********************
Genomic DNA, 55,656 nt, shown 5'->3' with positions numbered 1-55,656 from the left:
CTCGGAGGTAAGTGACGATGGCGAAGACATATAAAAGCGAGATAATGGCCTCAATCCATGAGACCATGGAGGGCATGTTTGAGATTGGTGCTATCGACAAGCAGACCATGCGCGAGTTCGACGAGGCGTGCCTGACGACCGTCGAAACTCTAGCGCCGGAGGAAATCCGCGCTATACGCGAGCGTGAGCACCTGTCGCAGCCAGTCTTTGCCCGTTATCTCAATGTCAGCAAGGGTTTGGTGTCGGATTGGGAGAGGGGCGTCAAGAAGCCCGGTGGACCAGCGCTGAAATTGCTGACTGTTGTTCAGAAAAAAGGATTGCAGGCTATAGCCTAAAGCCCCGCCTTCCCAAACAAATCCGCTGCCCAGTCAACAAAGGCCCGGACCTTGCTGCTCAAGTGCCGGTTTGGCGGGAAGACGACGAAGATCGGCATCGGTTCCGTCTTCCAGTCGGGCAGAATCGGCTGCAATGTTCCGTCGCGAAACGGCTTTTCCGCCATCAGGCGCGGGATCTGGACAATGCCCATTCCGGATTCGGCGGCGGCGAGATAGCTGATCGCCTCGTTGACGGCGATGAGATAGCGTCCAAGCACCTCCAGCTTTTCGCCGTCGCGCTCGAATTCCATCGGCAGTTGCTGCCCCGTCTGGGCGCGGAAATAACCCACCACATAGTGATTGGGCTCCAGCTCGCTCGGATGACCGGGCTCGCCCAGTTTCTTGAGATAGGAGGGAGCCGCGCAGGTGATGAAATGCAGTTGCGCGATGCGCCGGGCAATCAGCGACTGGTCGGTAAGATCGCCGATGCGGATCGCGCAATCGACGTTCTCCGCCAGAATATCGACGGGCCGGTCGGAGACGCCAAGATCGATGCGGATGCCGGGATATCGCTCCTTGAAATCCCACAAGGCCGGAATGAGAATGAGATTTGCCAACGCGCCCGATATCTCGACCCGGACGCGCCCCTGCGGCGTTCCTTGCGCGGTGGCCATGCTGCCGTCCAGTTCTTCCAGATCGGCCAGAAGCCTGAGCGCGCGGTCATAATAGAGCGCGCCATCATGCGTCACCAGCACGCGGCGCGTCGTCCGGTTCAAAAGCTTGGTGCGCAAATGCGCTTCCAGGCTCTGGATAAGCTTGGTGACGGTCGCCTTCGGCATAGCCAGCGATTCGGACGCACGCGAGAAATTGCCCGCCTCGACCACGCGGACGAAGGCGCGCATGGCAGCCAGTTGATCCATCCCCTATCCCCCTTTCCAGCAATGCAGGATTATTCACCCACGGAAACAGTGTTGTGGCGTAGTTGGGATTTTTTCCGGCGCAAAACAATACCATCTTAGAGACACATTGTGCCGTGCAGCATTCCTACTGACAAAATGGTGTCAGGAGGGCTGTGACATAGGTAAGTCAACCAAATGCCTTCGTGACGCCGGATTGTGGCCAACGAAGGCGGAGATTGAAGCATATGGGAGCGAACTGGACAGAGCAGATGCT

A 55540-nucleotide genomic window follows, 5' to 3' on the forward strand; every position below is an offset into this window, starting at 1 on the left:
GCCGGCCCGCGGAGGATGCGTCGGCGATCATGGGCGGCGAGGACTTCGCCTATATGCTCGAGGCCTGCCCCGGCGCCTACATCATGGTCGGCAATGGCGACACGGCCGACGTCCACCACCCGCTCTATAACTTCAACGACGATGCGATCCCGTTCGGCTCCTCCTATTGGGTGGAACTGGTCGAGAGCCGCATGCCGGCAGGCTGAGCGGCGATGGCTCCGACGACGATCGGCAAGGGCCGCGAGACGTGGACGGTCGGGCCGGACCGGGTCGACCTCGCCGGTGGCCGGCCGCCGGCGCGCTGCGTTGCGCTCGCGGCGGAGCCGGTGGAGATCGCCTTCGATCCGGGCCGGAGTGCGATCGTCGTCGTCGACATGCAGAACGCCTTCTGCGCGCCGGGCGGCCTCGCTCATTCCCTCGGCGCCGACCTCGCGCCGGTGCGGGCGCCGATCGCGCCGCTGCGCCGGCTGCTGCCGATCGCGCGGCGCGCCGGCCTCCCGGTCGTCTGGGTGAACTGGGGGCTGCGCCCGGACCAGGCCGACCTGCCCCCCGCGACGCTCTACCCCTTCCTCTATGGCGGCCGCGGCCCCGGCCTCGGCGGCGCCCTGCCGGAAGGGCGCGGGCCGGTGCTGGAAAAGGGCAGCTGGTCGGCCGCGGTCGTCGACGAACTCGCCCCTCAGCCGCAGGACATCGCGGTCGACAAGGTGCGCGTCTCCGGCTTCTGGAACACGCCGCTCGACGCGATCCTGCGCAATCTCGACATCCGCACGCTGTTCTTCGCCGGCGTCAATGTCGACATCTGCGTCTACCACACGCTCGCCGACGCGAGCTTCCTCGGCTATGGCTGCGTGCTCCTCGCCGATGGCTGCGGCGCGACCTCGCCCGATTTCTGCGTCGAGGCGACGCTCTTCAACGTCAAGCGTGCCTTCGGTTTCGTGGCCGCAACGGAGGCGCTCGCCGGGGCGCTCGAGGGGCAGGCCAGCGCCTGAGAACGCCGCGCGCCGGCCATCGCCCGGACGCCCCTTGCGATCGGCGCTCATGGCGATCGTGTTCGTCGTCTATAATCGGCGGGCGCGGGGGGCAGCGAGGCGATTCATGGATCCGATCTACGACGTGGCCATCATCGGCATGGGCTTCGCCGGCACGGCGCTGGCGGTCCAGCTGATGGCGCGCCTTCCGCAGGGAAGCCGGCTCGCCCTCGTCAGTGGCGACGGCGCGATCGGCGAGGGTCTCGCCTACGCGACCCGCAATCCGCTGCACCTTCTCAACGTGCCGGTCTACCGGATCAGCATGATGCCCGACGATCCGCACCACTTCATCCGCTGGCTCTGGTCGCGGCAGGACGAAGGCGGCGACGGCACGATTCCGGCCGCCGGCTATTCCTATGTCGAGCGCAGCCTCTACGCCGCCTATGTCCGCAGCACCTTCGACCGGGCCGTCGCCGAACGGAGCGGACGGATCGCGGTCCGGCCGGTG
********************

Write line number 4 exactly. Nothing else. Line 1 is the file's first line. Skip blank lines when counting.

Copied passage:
GCCGGCCCGCGGAGGATGCGTCGGCGATCATGGGCGGCGAGGACTTCGCCTATATGCTCGAGGCCTGCCCCGGCGCCTACATCATGGTCGGCAATGGCGACACGGCCGACGTCCACCACCCGCTCTATAACTTCAACGACGATGCGATCCCGTTCGGCTCCTCCTATTGGGTGGAACTGGTCGAGAGCCGCATGCCGGCAGGCTGAGCGGCGATGGCTCCGACGACGATCGGCAAGGGCCGCGAGACGTGGACGGTCGGGCCGGACCGGGTCGACCTCGCCGGTGGCCGGCCGCCGGCGCGCTGCGTTGCGCTCGCGGCGGAGCCGGTGGAGATCGCCTTCGATCCGGGCCGGAGTGCGATCGTCGTCGTCGACATGCAGAACGCCTTCTGCGCGCCGGGCGGCCTCGCTCATTCCCTCGGCGCCGACCTCGCGCCGGTGCGGGCGCCGATCGCGCCGCTGCGCCGGCTGCTGCCGATCGCGCGGCGCGCCGGCCTCCCGGTCGTCTGGGTGAACTGGGGGCTGCGCCCGGACCAGGCCGACCTGCCCCCCGCGACGCTCTACCCCTTCCTCTATGGCGGCCGCGGCCCCGGCCTCGGCGGCGCCCTGCCGGAAGGGCGCGGGCCGGTGCTGGAAAAGGGCAGCTGGTCGGCCGCGGTCGTCGACGAACTCGCCCCTCAGCCGCAGGACATCGCGGTCGACAAGGTGCGCGTCTCCGGCTTCTGGAACACGCCGCTCGACGCGATCCTGCGCAATCTCGACATCCGCACGCTGTTCTTCGCCGGCGTCAATGTCGACATCTGCGTCTACCACACGCTCGCCGACGCGAGCTTCCTCGGCTATGGCTGCGTGCTCCTCGCCGATGGCTGCGGCGCGACCTCGCCCGATTTCTGCGTCGAGGCGACGCTCTTCAACGTCAAGCGTGCCTTCGGTTTCGTGGCCGCAACGGAGGCGCTCGCCGGGGCGCTCGAGGGGCAGGCCAGCGCCTGAGAACGCCGCGCGCCGGCCATCGCCCGGACGCCCCTTGCGATCGGCGCTCATGGCGATCGTGTTCGTCGTCTATAATCGGCGGGCGCGGGGGGCAGCGAGGCGATTCATGGATCCGATCTACGACGTGGCCATCATCGGCATGGGCTTCGCCGGCACGGCGCTGGCGGTCCAGCTGATGGCGCGCCTTCCGCAGGGAAGCCGGCTCGCCCTCGTCAGTGGCGACGGCGCGATCGGCGAGGGTCTCGCCTACGCGACCCGCAATCCGCTGCACCTTCTCAACGTGCCGGTCTACCGGATCAGCATGATGCCCGACGATCCGCACCACTTCATCCGCTGGCTCTGGTCGCGGCAGGACGAAGGCGGCGACGGCACGATTCCGGCCGCCGGCTATTCCTATGTCGAGCGCAGCCTCTACGCCGCCTATGTCCGCAGCACCTTCGACCGGGCCGTCGCCGAACGGAGCGGACGGATCGCGGTCCGGCCGGTG